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I'm trying to implement logging in multiprocessing server. According to the documentation, "logging to a single file from multiple processes is not supported". I've created a small program to check this statement:

import logging
import multiprocessing
import os

log = logging.getLogger()


def setup_logger():
    formatter = logging.Formatter('%(asctime)s %(name)s %(levelname)s: %(message)s')

    fileHandler = logging.FileHandler('test.log')
    fileHandler.setFormatter(formatter)

    log.setLevel(logging.DEBUG)
    log.addHandler(fileHandler)


def write_log_entries(identifier, start_event):
    start_event.wait()
    for i in range(100):
        s = ''.join(str(identifier) for k in range(30))
        log.info('[{}, {}] --- {}'.format(os.getpid(), identifier, s))


if __name__ == '__main__':
    setup_logger()
    procs = []
    start_event = multiprocessing.Event()
    for i in range(100, 300):
        p = multiprocessing.Process(target=write_log_entries, args=(i, start_event))
        procs.append(p)

    for p in procs:
        p.start()

    start_event.set()

    for p in procs:
        p.join()

After executing the above code I expected to see a complete mess in "test.log", but everything seems to be fine (except timestamps, of course, which are not in sequence).

Can anybody explain why don't log entries overlap when the log file is being written by multiple processes simultaneously? Can log.info() be considered atomic in this case?

share|improve this question
    
    
note: setup_logger() is called only in the main process. On Windows log won't be configured where copy-on-write is not used. –  J.F. Sebastian Sep 2 '12 at 19:51
    
I suggest using syslog(), because io operations are slow and it is a good to offload them to something like rsyslog daemon. The only drawback i think is that standard libc syslog() call by default truncates data - only first 2048 will be logged. But you can workaround that writing your own syslog() call that will write in syslog format to standard(or non standard) socket. –  Turnaev Evgeny Sep 2 '12 at 20:40

1 Answer 1

up vote 5 down vote accepted

Short answer: the kernel locks single calls to write, so you're OK as long as the messages are small, so they get flushed in a single write, and this write succeeds in writing everything at once. There is no general guarantee that this is the case, which is why the docs don't promise that this will work at all.

Long answer: Each call to log.info flushes the log output. This is necessary, or you wouldn't be able to see the latest log entries in the file. On the Python/libc level, flush is implemented as a call to the write(2) syscall, which is invoked to write out the contents of the file's buffer, if any. In your case, the buffer contents is your log message. So, Python or libc, depending on which file is being used, ends up calling the OS call such as:

write(fd, buf, buflen);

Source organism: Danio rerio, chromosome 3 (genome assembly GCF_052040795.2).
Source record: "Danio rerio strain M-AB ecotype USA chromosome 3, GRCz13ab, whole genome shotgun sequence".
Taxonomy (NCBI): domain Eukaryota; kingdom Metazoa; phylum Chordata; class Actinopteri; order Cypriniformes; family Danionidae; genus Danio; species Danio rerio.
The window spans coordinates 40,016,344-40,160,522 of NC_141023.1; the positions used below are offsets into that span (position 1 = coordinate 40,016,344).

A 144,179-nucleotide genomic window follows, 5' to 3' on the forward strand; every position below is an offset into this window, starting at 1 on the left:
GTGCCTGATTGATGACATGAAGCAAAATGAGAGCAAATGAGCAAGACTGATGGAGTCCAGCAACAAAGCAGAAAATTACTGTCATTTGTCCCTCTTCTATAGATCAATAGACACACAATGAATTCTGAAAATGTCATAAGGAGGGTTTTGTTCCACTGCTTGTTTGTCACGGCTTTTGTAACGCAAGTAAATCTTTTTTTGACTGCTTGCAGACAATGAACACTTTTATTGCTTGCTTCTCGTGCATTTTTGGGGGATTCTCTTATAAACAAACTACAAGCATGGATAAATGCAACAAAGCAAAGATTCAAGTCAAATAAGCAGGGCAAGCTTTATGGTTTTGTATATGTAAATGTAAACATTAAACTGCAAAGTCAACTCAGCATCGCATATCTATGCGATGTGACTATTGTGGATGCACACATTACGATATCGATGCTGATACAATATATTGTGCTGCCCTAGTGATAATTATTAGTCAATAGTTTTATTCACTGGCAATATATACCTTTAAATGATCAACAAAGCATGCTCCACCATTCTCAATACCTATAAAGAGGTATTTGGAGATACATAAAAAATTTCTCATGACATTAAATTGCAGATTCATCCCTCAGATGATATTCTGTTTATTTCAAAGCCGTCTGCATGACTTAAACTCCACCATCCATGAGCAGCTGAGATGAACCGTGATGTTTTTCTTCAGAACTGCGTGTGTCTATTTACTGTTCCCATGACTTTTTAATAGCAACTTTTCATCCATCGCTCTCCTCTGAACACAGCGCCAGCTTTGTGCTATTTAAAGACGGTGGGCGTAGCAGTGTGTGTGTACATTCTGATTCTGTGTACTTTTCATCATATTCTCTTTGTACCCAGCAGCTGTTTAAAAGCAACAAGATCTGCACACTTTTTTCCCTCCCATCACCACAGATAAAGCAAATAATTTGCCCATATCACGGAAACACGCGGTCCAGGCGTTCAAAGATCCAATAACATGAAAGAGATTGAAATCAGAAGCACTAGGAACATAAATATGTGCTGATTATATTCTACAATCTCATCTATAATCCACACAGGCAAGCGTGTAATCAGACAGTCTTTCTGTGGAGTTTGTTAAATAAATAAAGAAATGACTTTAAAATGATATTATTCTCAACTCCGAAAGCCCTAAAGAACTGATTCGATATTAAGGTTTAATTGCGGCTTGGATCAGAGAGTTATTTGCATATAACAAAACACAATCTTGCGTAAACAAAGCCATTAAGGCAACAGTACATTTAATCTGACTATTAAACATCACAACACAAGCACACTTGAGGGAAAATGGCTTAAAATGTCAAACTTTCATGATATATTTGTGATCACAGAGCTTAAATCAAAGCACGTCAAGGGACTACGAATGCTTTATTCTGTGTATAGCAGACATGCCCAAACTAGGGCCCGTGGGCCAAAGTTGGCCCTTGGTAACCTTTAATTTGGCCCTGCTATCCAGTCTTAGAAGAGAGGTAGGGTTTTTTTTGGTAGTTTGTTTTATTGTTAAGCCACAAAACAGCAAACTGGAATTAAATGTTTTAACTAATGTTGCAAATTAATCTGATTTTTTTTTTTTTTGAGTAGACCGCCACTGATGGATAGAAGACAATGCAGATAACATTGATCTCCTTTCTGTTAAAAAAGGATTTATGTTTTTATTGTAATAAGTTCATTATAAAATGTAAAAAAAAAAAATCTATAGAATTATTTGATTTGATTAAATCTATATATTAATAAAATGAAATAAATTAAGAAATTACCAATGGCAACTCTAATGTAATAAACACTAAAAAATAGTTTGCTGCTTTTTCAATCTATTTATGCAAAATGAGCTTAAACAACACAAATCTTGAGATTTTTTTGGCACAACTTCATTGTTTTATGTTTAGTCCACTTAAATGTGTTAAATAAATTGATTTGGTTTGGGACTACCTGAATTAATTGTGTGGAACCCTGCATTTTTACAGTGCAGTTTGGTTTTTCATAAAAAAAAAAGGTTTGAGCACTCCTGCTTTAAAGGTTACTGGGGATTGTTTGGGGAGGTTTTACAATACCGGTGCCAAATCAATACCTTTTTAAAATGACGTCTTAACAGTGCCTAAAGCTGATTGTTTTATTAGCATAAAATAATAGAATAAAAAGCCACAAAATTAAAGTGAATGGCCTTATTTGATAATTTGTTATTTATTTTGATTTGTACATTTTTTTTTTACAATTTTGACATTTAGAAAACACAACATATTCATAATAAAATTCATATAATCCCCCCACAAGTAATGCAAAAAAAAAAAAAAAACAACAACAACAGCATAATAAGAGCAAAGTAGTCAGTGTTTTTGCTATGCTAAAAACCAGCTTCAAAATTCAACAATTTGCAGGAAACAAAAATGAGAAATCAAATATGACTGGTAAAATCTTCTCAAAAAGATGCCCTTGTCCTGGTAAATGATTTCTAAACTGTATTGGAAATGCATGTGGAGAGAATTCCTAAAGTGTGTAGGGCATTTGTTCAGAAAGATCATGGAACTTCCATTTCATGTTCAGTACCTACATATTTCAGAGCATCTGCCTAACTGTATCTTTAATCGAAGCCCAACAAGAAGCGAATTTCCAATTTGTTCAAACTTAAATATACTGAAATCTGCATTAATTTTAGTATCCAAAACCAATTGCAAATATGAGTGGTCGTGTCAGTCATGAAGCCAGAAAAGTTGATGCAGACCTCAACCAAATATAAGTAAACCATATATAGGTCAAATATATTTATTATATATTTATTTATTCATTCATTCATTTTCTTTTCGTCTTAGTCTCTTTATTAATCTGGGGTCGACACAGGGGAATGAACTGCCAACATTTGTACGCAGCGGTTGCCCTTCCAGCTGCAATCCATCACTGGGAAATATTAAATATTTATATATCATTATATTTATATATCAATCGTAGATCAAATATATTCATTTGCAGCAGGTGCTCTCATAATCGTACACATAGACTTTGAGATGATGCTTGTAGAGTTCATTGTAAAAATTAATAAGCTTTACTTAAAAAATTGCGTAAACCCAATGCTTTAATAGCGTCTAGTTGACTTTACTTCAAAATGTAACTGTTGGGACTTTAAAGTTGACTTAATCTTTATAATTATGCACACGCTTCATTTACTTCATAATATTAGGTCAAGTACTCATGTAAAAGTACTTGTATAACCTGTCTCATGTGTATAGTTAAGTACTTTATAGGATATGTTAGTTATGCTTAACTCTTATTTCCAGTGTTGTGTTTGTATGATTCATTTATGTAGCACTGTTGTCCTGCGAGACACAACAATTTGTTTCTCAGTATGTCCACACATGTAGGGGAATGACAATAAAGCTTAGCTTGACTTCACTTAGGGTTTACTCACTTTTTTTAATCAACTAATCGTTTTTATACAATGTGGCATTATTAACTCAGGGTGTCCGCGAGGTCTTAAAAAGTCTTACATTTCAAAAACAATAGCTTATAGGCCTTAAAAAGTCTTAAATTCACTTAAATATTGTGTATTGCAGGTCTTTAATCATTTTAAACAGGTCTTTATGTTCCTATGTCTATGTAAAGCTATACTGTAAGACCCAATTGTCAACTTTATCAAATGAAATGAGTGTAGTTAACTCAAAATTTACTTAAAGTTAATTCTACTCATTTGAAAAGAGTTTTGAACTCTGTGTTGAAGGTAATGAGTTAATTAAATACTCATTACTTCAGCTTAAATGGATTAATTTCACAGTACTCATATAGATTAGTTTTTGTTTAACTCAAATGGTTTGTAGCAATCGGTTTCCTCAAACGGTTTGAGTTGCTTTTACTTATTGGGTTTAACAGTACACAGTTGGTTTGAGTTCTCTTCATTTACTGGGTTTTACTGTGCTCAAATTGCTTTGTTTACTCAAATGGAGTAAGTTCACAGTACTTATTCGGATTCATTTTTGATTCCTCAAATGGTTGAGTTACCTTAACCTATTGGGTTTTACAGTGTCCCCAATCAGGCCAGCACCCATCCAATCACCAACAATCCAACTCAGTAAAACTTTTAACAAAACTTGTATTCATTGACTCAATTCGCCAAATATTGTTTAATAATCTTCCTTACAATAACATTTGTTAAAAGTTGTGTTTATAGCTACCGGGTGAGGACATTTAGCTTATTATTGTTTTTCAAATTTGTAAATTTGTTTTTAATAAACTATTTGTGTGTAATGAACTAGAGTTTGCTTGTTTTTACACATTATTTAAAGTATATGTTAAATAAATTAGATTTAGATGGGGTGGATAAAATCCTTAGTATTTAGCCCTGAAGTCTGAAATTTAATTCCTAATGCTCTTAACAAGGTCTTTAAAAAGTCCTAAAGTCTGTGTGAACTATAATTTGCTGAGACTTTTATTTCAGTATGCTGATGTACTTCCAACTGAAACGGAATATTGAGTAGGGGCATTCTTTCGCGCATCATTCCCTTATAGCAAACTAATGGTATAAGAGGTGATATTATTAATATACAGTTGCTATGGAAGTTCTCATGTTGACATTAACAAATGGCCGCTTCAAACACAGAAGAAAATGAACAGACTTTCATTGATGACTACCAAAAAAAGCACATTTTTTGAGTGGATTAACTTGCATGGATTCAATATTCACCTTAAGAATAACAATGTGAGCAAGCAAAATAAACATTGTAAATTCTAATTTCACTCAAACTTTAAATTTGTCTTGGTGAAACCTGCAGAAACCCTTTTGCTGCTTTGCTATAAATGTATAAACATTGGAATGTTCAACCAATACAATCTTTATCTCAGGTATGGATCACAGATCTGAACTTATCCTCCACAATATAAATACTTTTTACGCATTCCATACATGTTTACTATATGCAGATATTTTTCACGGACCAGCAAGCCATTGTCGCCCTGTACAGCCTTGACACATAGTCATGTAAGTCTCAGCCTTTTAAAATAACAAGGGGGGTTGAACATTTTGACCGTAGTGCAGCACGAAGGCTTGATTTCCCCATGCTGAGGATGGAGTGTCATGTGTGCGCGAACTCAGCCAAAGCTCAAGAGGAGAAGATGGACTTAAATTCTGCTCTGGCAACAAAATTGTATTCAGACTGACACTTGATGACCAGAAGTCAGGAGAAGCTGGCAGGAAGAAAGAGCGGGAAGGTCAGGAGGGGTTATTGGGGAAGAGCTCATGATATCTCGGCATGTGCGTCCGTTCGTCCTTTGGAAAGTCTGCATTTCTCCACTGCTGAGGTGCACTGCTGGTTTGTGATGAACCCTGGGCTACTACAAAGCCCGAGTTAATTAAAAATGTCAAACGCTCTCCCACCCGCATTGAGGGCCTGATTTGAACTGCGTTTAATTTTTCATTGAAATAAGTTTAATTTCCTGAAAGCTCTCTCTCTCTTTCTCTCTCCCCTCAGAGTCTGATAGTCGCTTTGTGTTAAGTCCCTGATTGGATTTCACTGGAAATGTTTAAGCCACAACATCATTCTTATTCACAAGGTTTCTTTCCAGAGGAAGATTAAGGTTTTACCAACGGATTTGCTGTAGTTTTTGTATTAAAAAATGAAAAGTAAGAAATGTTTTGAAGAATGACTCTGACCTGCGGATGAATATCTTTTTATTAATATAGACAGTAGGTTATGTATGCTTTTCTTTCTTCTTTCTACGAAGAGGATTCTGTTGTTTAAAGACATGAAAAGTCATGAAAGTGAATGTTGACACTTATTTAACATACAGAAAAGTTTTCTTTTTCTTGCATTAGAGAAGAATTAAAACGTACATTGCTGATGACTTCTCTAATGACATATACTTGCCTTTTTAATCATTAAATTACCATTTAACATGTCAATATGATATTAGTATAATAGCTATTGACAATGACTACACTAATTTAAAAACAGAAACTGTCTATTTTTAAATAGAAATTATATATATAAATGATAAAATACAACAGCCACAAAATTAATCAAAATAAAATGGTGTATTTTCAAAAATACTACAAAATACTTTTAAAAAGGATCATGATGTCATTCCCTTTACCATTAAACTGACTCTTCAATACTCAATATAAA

...where fd is the system-level file descriptor of the log file, buf is the memory where the write was buffered, and buflen is the length of the message. (You can see these calls if you trace your Python process with a tool such as strace on Linux.) write returns the number of characters successfully written, and the kernel will not interleave those characters with other writes in the same region of the file. If the file is opened in O_APPEND mode, the writes are even guaranteed to be at the end of file, at least on Unix. So, if buflen is small, as is the case with normal log messages, everything is fine. But at least two things can go wrong.

First, there is no guarantee that all of buflen will be written out in a single write. write can be interrupted by a signal, fd can point to a device that accepts writes of fixed size, or your log message may be large enough for the kernel not to accept it in a single chunk. Normally, this wouldn't be a problem—correctly written write is always implemented as a loop. But in your case, this would be a disaster, because the different calls to write would interleave with other processes.

Second, if your log message is large enough that it doesn't fit in the stdio buffer (8K or so), then it will be split into chunks before it ever reaches the kernel. This can easily happen when logging tracebacks, or when formatting logs into verbose format like XML.

share|improve this answer
    
Thanks, this explanation made things clear. I'll try to implement some kind of multiprocessing-aware FileHandler then, as suggested in the docs. –  user1642265 Sep 2 '12 at 19:46
    
"Each call to log.info flushes the log output." Could you provide a reference where it is promised? –  J.F. Sebastian Sep 2 '12 at 19:56
    
I haven't seen it explicitly promised, but a logging framework that didn't do this would not be very useful. The whole point of logging is that you can look at the log with external tools (including something as simple as tail -f) to see what is going on with your application. –  user4815162342 Sep 2 '12 at 20:00
    
To clarify this last point: on Linux, regular files are fully buffered by default, and stdio buffer size is 8K. If flush didn't get called, you'd only see a log file entry after 8K of messages have been written. This is corroborated by the actual code, take a look at StreamHandler.emit. stdio buffering is a neat feature to prevent spurious writes, but it is just an optimization. An emit that held on to buffered data any longer than absolutely necessary (such as by the end of the method invocation) would be seriously buggy - a log message stuck in a stream buffer is of no use to anyone. –  user4815162342 Sep 2 '12 at 20:10
    
your assumptions are reasonable and valid for the case in question but they are incorrect in general case e.g., there is MemoryHandler that doesn't flush all messages immediately. –  J.F. Sebastian Sep 2 '12 at 20:46

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